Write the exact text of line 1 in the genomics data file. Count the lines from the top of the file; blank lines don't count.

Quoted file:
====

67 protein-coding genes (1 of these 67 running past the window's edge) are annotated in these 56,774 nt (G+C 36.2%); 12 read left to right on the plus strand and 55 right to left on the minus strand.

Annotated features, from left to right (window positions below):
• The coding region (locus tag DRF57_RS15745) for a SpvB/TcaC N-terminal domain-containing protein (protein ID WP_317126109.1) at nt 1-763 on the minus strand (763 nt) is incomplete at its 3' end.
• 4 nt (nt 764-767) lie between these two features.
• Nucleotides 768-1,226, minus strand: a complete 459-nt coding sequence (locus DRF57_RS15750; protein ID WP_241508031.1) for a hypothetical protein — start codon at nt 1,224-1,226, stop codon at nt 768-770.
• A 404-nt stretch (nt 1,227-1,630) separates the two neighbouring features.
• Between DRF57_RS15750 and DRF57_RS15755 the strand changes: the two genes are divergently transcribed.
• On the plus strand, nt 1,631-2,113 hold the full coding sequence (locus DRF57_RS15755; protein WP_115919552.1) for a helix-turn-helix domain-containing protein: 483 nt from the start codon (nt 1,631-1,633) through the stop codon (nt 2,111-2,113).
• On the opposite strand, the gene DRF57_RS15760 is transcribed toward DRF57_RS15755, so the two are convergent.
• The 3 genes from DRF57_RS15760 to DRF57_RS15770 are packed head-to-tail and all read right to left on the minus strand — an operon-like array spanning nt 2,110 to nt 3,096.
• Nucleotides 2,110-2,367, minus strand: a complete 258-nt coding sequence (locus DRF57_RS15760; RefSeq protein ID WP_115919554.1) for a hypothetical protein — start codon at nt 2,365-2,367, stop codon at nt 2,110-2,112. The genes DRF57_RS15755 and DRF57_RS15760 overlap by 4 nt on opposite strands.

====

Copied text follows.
67 protein-coding genes (1 of these 67 running past the window's edge) are annotated in these 56,774 nt (G+C 36.2%); 12 read left to right on the plus strand and 55 right to left on the minus strand.